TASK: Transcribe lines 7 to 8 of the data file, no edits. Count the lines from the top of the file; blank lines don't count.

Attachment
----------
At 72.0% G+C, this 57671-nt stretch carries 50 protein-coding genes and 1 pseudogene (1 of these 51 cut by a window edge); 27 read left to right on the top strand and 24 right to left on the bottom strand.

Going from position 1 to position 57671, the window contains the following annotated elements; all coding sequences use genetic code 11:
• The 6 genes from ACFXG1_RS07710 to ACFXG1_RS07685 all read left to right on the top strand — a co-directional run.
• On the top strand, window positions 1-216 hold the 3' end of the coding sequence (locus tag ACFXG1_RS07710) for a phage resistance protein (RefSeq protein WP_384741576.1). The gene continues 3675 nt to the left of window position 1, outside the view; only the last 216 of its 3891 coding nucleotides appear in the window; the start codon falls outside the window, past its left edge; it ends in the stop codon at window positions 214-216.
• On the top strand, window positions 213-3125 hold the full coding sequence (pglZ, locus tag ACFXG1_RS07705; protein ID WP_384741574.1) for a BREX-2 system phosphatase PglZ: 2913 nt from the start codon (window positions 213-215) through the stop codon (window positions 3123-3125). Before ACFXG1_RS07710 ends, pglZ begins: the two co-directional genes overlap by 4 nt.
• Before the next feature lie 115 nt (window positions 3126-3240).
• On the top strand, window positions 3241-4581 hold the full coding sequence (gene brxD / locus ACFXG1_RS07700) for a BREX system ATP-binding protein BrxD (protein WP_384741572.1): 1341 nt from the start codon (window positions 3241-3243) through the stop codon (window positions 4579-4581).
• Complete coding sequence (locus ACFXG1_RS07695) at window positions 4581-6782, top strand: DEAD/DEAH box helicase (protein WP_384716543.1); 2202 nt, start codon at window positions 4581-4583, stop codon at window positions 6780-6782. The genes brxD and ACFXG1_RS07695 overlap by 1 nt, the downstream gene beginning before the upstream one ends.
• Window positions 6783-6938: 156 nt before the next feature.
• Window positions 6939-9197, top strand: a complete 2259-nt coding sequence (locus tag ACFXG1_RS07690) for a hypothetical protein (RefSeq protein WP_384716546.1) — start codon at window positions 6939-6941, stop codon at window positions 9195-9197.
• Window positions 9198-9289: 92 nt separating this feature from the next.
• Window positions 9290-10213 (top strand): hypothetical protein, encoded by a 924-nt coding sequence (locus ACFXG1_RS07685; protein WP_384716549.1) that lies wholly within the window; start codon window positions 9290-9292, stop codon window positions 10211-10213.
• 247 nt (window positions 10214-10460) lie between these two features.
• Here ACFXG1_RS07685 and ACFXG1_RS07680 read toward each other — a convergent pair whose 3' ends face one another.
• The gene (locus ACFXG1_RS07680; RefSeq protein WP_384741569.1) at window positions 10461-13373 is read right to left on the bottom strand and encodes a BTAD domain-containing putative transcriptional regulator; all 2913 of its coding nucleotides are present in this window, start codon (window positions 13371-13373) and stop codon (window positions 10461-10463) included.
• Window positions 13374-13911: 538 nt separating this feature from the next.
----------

• On the top strand, window positions 3241-4581 hold the full coding sequence (gene brxD / locus ACFXG1_RS07700) for a BREX system ATP-binding protein BrxD (protein WP_384741572.1): 1341 nt from the start codon (window positions 3241-3243) through the stop codon (window positions 4579-4581).
• Complete coding sequence (locus ACFXG1_RS07695) at window positions 4581-6782, top strand: DEAD/DEAH box helicase (protein WP_384716543.1); 2202 nt, start codon at window positions 4581-4583, stop codon at window positions 6780-6782. The genes brxD and ACFXG1_RS07695 overlap by 1 nt, the downstream gene beginning before the upstream one ends.